Finally the practical experience of recent years re the BART extension and proposed high speed rail plan would seem to make these ideas unrealistic for any near term action and leave us with the task of thinking about the best regional approach to housing for the next few years, which is the exact timing of the ABAG recommendations.

Posted by economics, a resident of Midtown
on Sep 23, 2007 at 8:15 am

Call me silly, but I believe in the power of the individual to make the wisest possible decisions for himself and his family.

If enough people cannot afford to live here and choose to live elsewhere, migration being a constant factor in human history for the betterment of lives, then our housing prices will fall and they will become more "affordable". Or, we will have to pay more for the services we want done.

But, to have any kind of subsidy that changes economic dynamics and individual decisions in ways that do not have any guarantee of affecting the very people we want to attract..forget it.

Better to pay more wages and let the market take care of the housing needs.

Posted by steve levy, a resident of University South
on Sep 23, 2007 at 8:17 am

This is a portion of a comment I received. It is representative of many comments on this subject.

"Palo Alto has many units of low income/low cost housing. Saratoga has NONE; Los Altos has almost none; Atherton has NONE. The concern about Palo Alto having more low cost/low income housing brings to mind a concrete jungle (I live in a flood zone which was flooded), and. also, where do these extra children, who will move into Palo Alto, go to school. Stanford will not give more land to PAUSD to build (if PAUSD had the money) more schools."

Part of ABAG's formula for the location of BMR units is an attempt to spread the location of BMR housing beyond traditional centers like Oakland. Here are some numbers and the share of ABAG's total housing recommendation that is BMR units'

Palo Alto 1512 units (43% of total)
Saratoga 158 units (53% of total)
Sunnyvale 1781 40%
Santa Clara 2207 38%
Los Altos 164 52%
Cupertino 570 49%
Mtn View 1063 37%

I still don't see anything obviously unfair about the criteria and results of either the BMR or total housing location recommendations.

As far as the financial implications of BMR units, there is no question that lower-income families usually are a fiscal negative for schools and jurisdictions. I don't see how this becomes an argument for PA to try and move the BMR units to other cities.

Moreover, if we are going to apply fiscal tests to housing it can get pretty strange. Should we ask for an "extra" contribution form families that have low assessed values from Prop 13? should we discourage families from selling their homes to new families with more than one child--to keep school enrollment down?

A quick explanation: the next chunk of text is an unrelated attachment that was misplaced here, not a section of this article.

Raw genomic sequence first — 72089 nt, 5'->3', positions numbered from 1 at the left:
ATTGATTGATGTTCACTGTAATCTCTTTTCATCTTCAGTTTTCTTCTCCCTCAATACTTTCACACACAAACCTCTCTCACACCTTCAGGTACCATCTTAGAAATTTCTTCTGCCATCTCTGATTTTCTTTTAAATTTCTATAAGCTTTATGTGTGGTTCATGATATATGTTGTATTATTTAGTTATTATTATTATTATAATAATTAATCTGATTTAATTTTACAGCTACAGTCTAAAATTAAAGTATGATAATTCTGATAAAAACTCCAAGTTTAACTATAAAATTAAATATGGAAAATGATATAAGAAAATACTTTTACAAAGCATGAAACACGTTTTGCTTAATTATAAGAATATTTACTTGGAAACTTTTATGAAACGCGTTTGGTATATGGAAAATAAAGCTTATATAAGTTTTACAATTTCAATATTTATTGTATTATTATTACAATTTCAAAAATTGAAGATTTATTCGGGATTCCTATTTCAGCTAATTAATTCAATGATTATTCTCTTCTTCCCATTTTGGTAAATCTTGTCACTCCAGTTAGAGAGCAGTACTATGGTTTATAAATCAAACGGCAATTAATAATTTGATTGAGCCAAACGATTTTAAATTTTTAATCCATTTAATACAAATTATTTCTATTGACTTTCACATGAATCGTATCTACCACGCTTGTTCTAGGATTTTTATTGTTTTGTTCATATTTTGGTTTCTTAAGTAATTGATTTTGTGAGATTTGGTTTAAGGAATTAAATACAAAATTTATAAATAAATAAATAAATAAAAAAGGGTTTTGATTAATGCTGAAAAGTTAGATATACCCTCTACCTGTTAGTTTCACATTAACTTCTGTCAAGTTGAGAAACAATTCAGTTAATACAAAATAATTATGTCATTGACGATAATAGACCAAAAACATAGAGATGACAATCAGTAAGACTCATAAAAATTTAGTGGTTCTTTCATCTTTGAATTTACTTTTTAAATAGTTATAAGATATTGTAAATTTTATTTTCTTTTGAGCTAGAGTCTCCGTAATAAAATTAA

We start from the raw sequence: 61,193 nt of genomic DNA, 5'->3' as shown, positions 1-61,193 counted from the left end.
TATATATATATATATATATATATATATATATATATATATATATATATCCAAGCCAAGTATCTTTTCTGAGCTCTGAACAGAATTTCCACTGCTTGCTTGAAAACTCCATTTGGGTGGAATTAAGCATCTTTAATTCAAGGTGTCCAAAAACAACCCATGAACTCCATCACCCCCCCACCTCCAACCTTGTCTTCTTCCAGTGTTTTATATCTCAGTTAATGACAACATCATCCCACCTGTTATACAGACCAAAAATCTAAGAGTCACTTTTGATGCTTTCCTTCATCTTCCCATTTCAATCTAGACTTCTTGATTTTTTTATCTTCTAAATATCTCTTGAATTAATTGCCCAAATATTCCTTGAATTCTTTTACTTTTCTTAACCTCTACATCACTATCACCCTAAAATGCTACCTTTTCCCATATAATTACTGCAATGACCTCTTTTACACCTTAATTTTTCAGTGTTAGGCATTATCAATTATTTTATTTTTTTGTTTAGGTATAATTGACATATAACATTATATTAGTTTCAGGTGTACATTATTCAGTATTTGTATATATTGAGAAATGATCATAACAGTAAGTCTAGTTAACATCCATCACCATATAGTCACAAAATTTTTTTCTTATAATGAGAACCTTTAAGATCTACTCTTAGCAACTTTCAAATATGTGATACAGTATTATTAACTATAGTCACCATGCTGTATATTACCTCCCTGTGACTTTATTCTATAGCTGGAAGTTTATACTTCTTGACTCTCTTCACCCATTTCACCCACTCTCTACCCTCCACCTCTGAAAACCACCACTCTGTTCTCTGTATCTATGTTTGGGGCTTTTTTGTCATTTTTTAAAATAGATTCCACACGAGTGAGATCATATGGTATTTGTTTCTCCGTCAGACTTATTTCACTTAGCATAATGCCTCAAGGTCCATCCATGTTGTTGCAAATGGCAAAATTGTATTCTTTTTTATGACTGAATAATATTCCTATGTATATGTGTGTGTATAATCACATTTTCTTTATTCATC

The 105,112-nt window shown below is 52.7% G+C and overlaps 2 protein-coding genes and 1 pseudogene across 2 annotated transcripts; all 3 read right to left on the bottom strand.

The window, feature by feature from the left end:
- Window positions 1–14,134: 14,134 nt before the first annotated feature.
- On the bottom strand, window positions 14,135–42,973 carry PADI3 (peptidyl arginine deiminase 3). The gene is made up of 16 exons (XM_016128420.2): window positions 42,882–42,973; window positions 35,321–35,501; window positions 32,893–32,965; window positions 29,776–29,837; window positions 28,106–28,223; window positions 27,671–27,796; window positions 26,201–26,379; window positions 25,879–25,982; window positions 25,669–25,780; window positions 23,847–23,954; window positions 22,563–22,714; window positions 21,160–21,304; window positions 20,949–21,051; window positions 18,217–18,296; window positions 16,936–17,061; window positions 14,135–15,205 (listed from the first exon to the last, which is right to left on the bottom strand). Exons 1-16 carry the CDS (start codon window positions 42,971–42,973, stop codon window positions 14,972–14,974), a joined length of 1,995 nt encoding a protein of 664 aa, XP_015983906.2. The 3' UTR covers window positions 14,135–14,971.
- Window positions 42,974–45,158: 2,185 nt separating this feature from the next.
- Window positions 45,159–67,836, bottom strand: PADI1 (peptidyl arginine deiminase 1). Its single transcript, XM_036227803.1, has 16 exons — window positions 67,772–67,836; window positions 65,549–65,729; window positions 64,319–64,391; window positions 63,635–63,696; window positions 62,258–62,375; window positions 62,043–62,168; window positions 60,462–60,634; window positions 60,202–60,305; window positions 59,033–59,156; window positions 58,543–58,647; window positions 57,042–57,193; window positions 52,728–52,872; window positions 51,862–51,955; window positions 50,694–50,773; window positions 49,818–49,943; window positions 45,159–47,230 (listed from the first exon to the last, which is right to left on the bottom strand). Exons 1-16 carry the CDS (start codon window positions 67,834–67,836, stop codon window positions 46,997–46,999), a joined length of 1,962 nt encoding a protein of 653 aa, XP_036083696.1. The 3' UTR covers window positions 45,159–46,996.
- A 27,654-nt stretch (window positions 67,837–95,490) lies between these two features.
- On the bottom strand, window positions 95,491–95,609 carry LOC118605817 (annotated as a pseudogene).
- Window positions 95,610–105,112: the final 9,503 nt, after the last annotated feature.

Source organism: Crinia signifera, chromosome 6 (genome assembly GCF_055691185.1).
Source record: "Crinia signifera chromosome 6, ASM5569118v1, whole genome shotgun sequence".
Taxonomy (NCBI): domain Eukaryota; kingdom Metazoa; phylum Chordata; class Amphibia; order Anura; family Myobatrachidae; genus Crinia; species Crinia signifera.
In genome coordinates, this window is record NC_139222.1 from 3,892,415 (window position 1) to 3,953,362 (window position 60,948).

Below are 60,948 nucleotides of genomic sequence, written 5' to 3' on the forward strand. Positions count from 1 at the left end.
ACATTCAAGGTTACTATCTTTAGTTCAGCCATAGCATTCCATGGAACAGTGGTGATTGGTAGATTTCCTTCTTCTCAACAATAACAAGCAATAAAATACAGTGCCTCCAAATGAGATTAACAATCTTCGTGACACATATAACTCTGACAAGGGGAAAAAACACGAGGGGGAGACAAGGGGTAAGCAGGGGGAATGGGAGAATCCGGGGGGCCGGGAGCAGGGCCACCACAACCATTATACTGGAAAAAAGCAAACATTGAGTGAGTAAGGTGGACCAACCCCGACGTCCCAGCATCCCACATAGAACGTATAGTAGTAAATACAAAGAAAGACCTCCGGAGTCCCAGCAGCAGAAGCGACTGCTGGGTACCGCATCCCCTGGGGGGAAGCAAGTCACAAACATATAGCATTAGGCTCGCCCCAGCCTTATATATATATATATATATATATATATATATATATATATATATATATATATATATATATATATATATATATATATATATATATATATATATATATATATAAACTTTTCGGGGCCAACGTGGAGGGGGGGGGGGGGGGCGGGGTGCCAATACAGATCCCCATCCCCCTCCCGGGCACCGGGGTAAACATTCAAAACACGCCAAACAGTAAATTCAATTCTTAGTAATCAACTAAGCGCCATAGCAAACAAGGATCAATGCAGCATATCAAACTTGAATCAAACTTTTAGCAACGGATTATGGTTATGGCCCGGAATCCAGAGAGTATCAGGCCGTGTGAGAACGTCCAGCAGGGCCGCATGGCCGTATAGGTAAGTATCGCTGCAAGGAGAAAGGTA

I think it would be interesting for the school district to report on what part of the increase in enrollment is coming from the existing homes being sold to new families with more children (as was the case for several homes on our former street) as opposed to coming from newly built housing.

But in the end the BMR issues have a strong element of how a community like PA feels about fairness and our desire to be part of participating in regional solutions to a common challenge.

Posted by accuracy, please, a resident of Midtown
on Sep 23, 2007 at 8:23 am

From the first post ..."Council should a) acknowledge the strong Global Warming <==> Land Use link"

This is an unproven premise. Substitute " strong pollution - land use link" and you will have more people signing on.

We can agree that pollution is "bad" doubt. We will not agree that "global climate change" ( as is the now acceptable alternative phrase since warming is not happening nearly as expected by some of the more vocal seers,) is something that we have caused or can control. There is still significant questioning in the serious science community of how much humanity has affected climate change.

However, we can stop forcing people into extreme positions and agree that

1)pollution is controllable, and

2) it is possible to come up with viable, sustainable solutions that don't cause more troubles than they cure.

Posted by Carol Mullen, a resident of Old Palo Alto
on Sep 23, 2007 at 11:01 am

ABAG's figures and predictions have never been accurate. Not surprising; economists seem to count on our short term memory loss. The amazing Alan Greenspan phenomenon.

ABAG didn't, and hasn't, taken into account the speculative housing bubble, or its recent puncture. Their recommendations are useless.

Local City Councils are to blame for the decline in infrastructure. ABAG is just a handy excuse for approving development without planning for adequate support.

It would be unpopular to admit, as Steve Levy does, that development and housing are a losing proposition. Political poison. Not that he isn't right, except for making it a moral imperative to pollute your own air, overcrowd your own schools, and overexpand your own City Staff.

The idea that ABAG is a Big Nanny, telling us what's good for us, just isn't going to sell.

It would be hard to pass Bond Issues, even with a growth moratorium in place. Linking bond issues to development, as Steve Levy has, pretty much guarantees failure. It's true, of course, that's the hidden cost in every project. The municipal Ponzi scheme; more money for staff now, and try to get the residents to pony up for improvements later.

In the meantime, if the bonds passed today, these proposed developments would still force a group of Palo Alto children to breathe dirtier air and graduate from overcrowded schools.

That doesn't strike me a particularly moral choice.

Posted by Stephen, a resident of Duveneck/St. Francis